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Calling German Names, performed by James Lee Byars at documenta 5: Questioning Reality—Image Worlds Today (detail of photograph by Balthasar Burkhard)), 1972. The Getty Research Institute, 2011.M.30. © The Estate of James Lee Byars

CONTINUING THIS MONTH

  Calling German Names, performed by James Lee Byars at documenta 5: Questioning Reality—Image Worlds Today (detail of photograph by Balthasar Burkhard), 1972. The Getty Research Institute, 2011.M.30. © The Estate of James Lee Byars

Harald Szeemann:
Museum of Obsessions

Through May 6, 2018 | The Getty Center
Curator Harald Szeemann included the work of artist James Lee Byars in more than a dozen projects throughout his career, including the 1972 showcase documenta 5: Questioning Reality—Image Worlds Today. In his performance, Calling German Names, Byars stood atop the entrance to the Museum Fridericianum in Kassel, Germany, and called German names out through a golden megaphone. Szeemann was also the recipient of hundreds of Byars's mail art works, a number of which are on display in the GRI's exhibition Harald Szeemann: Museum of Obsessions.

Learn more about this exhibition.





EVENT

  Film still from In Our Time, 2018






In Our Time: An Evening of Film with David Lamelas

Film Screening and Conversation | May 8, 2018 |
7:00 p.m. | The Getty Center
In David Lamelas's In Our Time (2018)—partially filmed at the Getty Center—time, location, memory, and love play out in front of artist James Ensor's masterpiece Christ's Entry into Brussels in 1889 (1888). The screening of this film will also include Lamelas's short The Invention of Dr. Morel (2000), and is followed by a discussion between the artist and curators Kristina Newhouse (University Art Museum at California State University Long Beach) and Glenn Phillips (GRI).

Reserve a free ticket.




PUBLICATIONS

 





Getty Research Journal, Examining Pollock

Special Issue
Jackson Pollock's renowned 1943 painting Mural is the centerpiece of this special supplement to the Getty Research Journal, no. 9. The painting was originally brought to Los Angeles for extensive conservation in 2009 from the University of Iowa Museum of Art, but it became immediately clear that Mural was ideally suited for cross-disciplinary study during its time at the Getty. Researchers were provided with an unparalleled opportunity to examine Pollock's work from all angles, and the essays in this volume address aspects of Mural's meaning, making, and context as a result of their studies at the Getty.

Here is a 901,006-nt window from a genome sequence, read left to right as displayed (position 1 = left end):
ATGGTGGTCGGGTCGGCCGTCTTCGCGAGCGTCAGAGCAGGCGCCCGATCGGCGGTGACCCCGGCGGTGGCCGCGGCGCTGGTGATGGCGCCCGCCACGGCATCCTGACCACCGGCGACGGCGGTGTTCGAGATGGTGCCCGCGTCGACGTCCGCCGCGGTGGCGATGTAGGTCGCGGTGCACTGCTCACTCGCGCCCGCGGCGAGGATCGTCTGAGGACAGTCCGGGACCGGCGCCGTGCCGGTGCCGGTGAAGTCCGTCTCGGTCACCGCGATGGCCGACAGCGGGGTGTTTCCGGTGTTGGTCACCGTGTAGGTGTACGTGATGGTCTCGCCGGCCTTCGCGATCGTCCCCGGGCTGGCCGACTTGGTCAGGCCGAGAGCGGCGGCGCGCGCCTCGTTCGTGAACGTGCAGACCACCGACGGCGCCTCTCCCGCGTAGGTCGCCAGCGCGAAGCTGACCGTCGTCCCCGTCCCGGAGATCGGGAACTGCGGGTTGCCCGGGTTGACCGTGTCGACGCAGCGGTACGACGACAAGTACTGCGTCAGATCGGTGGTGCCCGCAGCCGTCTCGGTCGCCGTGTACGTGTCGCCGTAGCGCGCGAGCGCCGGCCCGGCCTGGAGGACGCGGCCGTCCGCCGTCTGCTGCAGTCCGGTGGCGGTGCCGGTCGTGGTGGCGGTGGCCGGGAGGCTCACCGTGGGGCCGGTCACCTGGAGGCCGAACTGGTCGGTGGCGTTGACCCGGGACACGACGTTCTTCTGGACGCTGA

Digital and print versions of this supplement are available through the University of Chicago Press.


 




Getty Research Journal, no. 10

New Issue
Documenting Carolee Schneemann's performance work; the development of abstract painting; representations of ink and Asian cultural identity; and the connection between murder, a mummy, and the new identification of a J. Paul Getty Museum sculpture are just a few of the 12 fascinating articles related to the Getty's collections, initiatives, and research projects featured in the latest issue of the Getty Research Journal.

Digital and print versions of this supplement are available through the University of Chicago Press.




NEW FOR RESEARCHERS

  Ouvriers tapissiers—bazar de Recht (Upholsterers—Recht bazaar) (detail). The Getty Research Institute, 2017.R.25

Antoin Sevruguin Photographs of Persia (1880s–1890s)

Finding Aid
The 97 photographs in this collection document the monuments, landscapes, and people of Persia through the lens of Antoin Sevruguin, Iran's first commercially successful photographer. Sevruguin made over 7,000 glass plate negatives over the course of his career and his portfolio of work comprises a mixture of studio portraits, scenes depicting every level of society—from court officials to tradespeople and street vendors—and landscapes. Notably, Sevruguin captured views of trade routes around Gīlān and other regions north and west of Tehran, showing way stations, bridges to trade centers, and the movement of goods.

Browse the finding aid.



VIDEO

  David Brafman at the Getty Center, 2017

Art of Alchemy Lecture and Colloquium

Video of January 2017 Keynote and Lectures
The keynote and colloquium lectures in this series explore the mysterious and misunderstood subject of alchemy and its influence on artistic practice and expression from antiquity to the present day. David Brafman, associate curator of rare books at the GRI and curator of the 2016–2017 exhibition The Art of Alchemy, and experts from seven international cultural and academic institutions weigh in on the subject in this two-part video series.

Watch this lecture and colloquium.




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